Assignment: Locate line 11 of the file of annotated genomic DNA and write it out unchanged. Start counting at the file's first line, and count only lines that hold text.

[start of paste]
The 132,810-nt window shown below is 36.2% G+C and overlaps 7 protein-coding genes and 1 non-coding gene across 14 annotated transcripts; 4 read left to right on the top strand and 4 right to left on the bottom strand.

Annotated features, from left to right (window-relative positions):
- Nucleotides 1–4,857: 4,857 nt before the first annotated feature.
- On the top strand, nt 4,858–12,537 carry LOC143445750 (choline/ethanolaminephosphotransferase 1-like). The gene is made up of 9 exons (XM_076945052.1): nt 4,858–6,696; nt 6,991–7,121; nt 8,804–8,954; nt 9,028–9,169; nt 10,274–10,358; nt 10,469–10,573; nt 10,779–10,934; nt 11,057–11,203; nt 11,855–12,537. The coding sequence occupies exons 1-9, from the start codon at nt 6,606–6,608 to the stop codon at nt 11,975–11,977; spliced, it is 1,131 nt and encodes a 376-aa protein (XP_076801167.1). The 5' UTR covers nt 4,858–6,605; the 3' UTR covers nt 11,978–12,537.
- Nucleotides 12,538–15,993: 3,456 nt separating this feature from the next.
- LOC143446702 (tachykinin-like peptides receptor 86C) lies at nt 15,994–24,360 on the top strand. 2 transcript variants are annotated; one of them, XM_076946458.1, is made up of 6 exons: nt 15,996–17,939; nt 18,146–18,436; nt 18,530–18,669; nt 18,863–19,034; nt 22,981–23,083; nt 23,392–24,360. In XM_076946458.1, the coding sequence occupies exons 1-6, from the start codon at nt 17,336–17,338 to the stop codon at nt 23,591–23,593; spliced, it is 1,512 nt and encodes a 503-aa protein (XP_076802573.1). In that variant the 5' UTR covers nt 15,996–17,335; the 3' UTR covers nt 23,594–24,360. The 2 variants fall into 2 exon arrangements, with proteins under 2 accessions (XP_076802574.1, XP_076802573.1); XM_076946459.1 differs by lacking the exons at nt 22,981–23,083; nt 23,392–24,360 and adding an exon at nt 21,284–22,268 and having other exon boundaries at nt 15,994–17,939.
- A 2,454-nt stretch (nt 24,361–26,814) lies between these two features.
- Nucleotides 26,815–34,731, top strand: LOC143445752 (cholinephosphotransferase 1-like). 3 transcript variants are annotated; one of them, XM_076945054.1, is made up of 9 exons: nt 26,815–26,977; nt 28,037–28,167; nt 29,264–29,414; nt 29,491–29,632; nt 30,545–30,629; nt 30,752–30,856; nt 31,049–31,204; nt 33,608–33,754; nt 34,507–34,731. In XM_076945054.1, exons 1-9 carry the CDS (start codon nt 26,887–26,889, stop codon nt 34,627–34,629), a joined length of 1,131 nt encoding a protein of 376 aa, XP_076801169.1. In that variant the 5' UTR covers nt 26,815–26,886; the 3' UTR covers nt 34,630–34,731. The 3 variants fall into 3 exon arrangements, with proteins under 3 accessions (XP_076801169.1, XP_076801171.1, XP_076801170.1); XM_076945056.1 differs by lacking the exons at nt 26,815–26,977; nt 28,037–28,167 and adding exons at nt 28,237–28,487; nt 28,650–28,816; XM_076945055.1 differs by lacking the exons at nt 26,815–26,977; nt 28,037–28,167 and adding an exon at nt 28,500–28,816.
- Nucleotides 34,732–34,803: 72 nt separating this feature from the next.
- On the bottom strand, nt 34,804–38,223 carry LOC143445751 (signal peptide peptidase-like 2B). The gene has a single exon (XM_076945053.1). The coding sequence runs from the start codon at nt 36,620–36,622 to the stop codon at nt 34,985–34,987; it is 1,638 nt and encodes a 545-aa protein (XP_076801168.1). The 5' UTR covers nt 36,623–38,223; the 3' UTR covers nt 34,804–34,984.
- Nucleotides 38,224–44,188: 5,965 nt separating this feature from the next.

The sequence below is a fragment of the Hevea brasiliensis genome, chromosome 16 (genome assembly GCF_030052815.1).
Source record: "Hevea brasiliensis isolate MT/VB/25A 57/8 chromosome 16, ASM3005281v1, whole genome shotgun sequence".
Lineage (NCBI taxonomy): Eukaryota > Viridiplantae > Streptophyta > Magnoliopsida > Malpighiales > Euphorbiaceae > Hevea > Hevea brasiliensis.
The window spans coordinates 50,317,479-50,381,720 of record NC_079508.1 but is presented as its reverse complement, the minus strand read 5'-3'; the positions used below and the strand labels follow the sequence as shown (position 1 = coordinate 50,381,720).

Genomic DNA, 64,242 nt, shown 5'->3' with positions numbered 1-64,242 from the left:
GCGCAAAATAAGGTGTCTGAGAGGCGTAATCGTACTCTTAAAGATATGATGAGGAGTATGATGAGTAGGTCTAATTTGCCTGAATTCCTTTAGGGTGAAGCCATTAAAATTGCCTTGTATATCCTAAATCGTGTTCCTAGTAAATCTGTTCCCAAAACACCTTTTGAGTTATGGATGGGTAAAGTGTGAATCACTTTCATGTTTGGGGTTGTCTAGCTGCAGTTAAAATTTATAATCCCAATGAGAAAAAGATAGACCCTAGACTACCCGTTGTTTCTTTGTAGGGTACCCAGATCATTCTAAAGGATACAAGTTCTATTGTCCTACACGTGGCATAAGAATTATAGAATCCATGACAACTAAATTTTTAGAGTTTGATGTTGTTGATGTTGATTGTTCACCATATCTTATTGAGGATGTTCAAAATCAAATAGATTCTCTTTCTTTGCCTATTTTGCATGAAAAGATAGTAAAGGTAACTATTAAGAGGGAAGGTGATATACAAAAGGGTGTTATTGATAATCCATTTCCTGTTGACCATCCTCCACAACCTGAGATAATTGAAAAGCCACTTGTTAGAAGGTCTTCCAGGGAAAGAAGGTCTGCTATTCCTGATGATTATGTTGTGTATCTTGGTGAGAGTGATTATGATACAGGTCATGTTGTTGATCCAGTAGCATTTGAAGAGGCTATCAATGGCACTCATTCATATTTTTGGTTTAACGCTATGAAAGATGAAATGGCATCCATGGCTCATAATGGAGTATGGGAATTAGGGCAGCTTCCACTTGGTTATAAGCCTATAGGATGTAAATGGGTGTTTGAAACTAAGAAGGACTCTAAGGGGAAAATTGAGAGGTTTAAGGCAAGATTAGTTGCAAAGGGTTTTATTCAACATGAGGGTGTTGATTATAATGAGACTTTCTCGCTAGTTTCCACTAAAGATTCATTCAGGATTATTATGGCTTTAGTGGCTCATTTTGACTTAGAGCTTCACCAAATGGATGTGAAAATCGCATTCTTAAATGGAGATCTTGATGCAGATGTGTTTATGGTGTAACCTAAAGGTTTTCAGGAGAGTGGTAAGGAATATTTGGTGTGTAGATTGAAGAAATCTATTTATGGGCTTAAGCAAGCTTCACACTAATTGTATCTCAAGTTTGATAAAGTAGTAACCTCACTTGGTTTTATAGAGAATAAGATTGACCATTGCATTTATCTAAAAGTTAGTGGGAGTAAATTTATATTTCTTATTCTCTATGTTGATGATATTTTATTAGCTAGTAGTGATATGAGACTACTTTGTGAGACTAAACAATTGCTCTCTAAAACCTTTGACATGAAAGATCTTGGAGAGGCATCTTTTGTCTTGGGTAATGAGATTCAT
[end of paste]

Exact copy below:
- Nucleotides 38,224–44,188: 5,965 nt separating this feature from the next.